And gone are the days when sales reps have to find a phone jack to transmit information to and from the office. Laptops, like PDAs and cell phones, are becoming more sophisticated, providing anywhere, anytime access. The new VAIO T350, for instance, is the first notebook with a cellular modem built in, making the search for Wi-Fi spots obsolete. Users are instantly connected to Cingular’s nationwide EDGE network. Other features include Bluetooth technology and nearly five hours of battery life.
So what other technologies are sales reps using to make their jobs easier? Some swear by GPS. For Laymen Global’s reps, GPS has been a worthwhile investment.
“Our sales reps are all over the state, so time is really important,” says Newhouse. “There have been times when someone was late to an appointment because they got lost, and they lost that sale as a result. It’s happened time and time again.”
The company’s reps are now using GPS in various forms: on the laptop, as standalone units, or as built-in options in their cars.
Companies that don’t want to invest in GPS technology can always turn to the Web for directions. Most people are already familiar with Yahoo! Maps and MapQuest. Chuck Crouse, owner of Crouse Enterprises, Vacaville, Calif., says most of the company’s maps are printed from these two sites.
The company is following in the footsteps of many other jan/san distributors by developing a Web site, which Crouse hopes to link to his suppliers’ Web sites for quick access to their products. Sales reps will no longer have to carry heavy catalogs with them, and the company can save money on printing. Customers will also have a better idea of what they are buying. For example, if a sales rep needs to show a customer what a specific janitor’s cart looks like, he or she can simply link to the appropriate Web site, and the customer has an instant visual of that cart.
The Web is also a great tool for sales reps and managers to measure and keep track of their progress. “Distributors get very busy servicing their customers and trying to keep them happy,” says Marks. “One of the things that falls by the wayside is growth.”
Marks suggests using the Web to create a low-cost sales “scorecard” that tracks the sales reps’ growth. Sales managers can use it as an incentive for reps by measuring “who’s the champ of the camp and who’s the chump of the dump.” Sales reps can also track their progress by logging on and seeing where they place in relation to other reps.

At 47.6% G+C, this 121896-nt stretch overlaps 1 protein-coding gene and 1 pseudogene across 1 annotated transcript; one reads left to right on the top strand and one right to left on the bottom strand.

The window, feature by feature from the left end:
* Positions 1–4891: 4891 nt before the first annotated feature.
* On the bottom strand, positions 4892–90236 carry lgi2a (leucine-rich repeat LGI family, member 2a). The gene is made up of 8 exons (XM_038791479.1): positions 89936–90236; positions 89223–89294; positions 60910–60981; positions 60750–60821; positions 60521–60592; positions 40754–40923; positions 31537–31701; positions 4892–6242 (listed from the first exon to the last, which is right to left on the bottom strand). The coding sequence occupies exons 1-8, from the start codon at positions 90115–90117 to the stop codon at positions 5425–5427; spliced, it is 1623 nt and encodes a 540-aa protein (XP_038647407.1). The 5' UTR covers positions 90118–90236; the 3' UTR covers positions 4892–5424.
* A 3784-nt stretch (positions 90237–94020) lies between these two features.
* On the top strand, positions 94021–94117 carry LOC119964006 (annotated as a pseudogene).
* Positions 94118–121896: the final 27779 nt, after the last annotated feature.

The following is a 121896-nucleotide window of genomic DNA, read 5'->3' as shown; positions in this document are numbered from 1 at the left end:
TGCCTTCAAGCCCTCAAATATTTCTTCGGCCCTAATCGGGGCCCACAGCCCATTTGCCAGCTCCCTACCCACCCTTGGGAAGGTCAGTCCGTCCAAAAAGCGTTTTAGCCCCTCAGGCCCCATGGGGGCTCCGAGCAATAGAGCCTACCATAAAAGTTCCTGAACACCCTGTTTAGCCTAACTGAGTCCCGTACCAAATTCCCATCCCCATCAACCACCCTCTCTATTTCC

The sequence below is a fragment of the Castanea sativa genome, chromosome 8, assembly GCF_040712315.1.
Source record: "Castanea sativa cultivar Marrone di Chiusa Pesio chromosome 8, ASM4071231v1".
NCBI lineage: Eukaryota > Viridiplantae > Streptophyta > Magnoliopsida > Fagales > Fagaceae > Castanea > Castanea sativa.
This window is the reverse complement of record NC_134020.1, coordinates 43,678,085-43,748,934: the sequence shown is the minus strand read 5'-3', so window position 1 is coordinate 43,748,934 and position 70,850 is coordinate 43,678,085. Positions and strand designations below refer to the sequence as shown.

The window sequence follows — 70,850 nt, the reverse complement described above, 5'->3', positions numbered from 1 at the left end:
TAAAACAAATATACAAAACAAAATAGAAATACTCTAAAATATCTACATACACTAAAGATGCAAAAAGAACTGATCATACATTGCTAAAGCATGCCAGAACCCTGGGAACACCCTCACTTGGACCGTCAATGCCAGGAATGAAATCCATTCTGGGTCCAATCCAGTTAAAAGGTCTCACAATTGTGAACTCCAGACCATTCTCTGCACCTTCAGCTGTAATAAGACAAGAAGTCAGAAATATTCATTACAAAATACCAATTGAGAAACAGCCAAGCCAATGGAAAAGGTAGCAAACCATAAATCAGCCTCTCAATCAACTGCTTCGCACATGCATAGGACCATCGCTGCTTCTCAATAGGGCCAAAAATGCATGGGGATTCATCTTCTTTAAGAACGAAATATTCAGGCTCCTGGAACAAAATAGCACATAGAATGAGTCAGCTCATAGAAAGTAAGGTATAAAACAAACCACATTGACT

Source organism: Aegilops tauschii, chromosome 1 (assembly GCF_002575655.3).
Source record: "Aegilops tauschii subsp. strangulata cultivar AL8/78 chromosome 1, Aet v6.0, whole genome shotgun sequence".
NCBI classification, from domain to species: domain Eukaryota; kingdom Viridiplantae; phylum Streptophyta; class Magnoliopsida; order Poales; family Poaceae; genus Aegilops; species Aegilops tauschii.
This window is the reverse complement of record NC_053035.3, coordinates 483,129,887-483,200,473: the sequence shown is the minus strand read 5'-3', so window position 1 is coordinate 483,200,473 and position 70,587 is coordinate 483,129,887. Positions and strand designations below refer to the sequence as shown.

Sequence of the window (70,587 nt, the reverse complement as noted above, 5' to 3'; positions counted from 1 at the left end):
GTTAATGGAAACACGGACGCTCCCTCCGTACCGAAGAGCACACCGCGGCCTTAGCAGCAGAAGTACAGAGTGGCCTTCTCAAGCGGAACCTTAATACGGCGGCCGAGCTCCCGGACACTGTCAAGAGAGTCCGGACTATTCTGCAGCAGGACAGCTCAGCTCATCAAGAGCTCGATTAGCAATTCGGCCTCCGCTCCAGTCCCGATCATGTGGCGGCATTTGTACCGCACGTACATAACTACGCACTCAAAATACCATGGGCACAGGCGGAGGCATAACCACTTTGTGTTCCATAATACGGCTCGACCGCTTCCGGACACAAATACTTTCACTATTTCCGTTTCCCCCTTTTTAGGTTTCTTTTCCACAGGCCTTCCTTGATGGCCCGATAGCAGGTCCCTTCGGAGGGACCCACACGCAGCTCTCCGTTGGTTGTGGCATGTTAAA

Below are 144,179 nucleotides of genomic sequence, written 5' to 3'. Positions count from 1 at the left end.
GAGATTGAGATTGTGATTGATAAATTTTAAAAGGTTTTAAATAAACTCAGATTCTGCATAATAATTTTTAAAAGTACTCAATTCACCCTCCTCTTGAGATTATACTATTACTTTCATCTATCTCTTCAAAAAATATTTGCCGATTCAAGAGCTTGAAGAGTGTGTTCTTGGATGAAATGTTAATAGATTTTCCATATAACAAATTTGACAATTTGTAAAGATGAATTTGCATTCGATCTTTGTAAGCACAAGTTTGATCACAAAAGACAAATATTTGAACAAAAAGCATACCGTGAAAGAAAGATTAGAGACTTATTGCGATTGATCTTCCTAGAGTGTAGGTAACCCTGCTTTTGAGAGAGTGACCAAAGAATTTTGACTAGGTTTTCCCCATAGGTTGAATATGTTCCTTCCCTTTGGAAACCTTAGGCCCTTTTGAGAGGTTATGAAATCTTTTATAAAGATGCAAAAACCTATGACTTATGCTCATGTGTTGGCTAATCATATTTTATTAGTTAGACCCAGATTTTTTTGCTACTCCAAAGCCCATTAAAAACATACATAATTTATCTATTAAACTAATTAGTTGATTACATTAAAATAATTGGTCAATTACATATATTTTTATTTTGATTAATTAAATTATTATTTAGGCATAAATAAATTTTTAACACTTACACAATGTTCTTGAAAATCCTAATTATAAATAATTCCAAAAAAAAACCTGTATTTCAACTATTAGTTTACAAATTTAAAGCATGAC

Marks also recommends that sales reps use the Internet to educate themselves about potential customers and prepare themselves for sales calls. A quick “Google” can provide valuable information about the customer so reps are well prepared and don’t waste time asking unnecessary questions, he says.
According to a recent study by TNS, a global provider of marketing information, 75 percent of mobile phone and PDA users in the United States rate two days of battery life as the most important feature of an ideal converged device.
So, what other features and technologies are topping distributors’ wish lists? Answers vary widely. Some are content with the status quo and don’t see a need for change; others are eager to adopt new technologies. Voice over Internet Protocol (VoIP) is garnering interest. Many companies are using it to save money on long-distance and international calls.
WiMAX cell phones top Newhouse’s wish list. A standards-based wireless technology, WiMAX provides high-throughput broadband connections over long distances. The technology is right around the corner, says Newhouse, but it will be a while before cell phones are WiMax capable. And even when they do become available, he knows it’s important to wait until technologies become universally accepted. This helps drive costs down and ensures that your device is able to communicate with other devices.
Marks also warns distributors not to be too hasty when updating or investing in new technology. “Today, small businesses can get the benefit of technology without having to spray a money hose at it,” he says. “Don’t be on the bleeding edge of technology; be one step back. Most distributors would do better to be fast followers than to be innovators.”
Kassandra Kania is a freelance writer based in Charlotte, N.C.